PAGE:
There is a strong movement of seeing it as a taboo in third world countries. This is a very important change factor which is dealt with in secrecy in many communities, cultures and peer groups. In countries like India, there are a high amount of restrictions and social stigma attached to it. In India, numerous restrictions are placed on womenfolk during menstruation, and menstruating women and girls are barred from participation in many activities. There is also a fact that adolescent girls suffer from myriad health problems associated with menstruation. There is an absence of adequate facilities and resources they require for menstrual hygiene.
This often poses as a challenge to adolescent girls in managing menstruation at school and home in various parts of the country. Women and girls in rural areas often resort to using unsafe and unsanitary toilets, and sometimes don’t have access to any kind of toilet. This is compounded by gender inequality, which excludes women and girls from decision-making processes and prevalence of taboos that seek to restrict women and girls from managing their menstruation safely in a supportive and healthy environment. Some of the solutions that are involved are training teachers, sensitization of parents and society through dialogue, mid-mass media communication campaigns, empower adolescents and youth, services at the workplace, challenging in changing social norms. The health of women and girls in the family is dependent foremost on proper sanitation facilities. Easy to use vending machines have been installed at various Anganwadi centres as part of the Udita Project where women and girls can easily access sanitary napkins at minimal cost.
To conclude, in India 23 million girls are forced to leave their studies due to either taboos associated with MHM or lack of facility for usage and safe disposal of sanitary napkins in their school premises. Menstruation in India has traditionally been associated with taboos and adolescent girls find it extremely difficult to even discuss the issue with their parents or elders in the family. We should talk about it explicitly. Inclusively in all the families and societies, without hiding it and without talking about it in code words. As Savita G Arun mentions in her excellent article “They Taught Us Everything About Menstruation In School, But Not The Boys”, “Every man should know what menstruation is – beyond the vague idea that it is just a 3-day women’s thing. As a fellow human being, it is really important for a man to know about the menstrual health of women. They should know how to treat her and more importantly how she wants herself to be treated at that time.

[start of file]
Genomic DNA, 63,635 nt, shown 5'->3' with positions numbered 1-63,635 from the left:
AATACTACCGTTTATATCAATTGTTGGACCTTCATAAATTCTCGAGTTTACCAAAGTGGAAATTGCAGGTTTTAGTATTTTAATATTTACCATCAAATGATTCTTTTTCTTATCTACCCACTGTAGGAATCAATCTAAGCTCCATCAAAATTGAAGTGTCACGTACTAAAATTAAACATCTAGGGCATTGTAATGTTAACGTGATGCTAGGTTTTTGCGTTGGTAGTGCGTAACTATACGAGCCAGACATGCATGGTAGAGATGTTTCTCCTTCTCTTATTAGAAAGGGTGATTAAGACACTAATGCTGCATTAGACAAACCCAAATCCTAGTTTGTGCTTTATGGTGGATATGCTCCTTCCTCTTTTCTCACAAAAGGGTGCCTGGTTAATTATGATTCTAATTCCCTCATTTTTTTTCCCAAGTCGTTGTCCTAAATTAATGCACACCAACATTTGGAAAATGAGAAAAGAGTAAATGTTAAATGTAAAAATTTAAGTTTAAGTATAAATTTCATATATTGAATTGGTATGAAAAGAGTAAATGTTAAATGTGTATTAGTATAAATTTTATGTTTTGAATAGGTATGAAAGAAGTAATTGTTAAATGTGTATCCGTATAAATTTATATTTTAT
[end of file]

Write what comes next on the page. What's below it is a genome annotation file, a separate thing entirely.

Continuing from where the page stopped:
Menstruation is not a girl/woman thing. It is meant for everyone. Menstrual education and awareness are important for everyone irrespective of their gender.
If 10 is the age for girls to start knowing about menstruation, then at the same age boys should be taught about the science of menstruation and not as something that is not relevant to them.”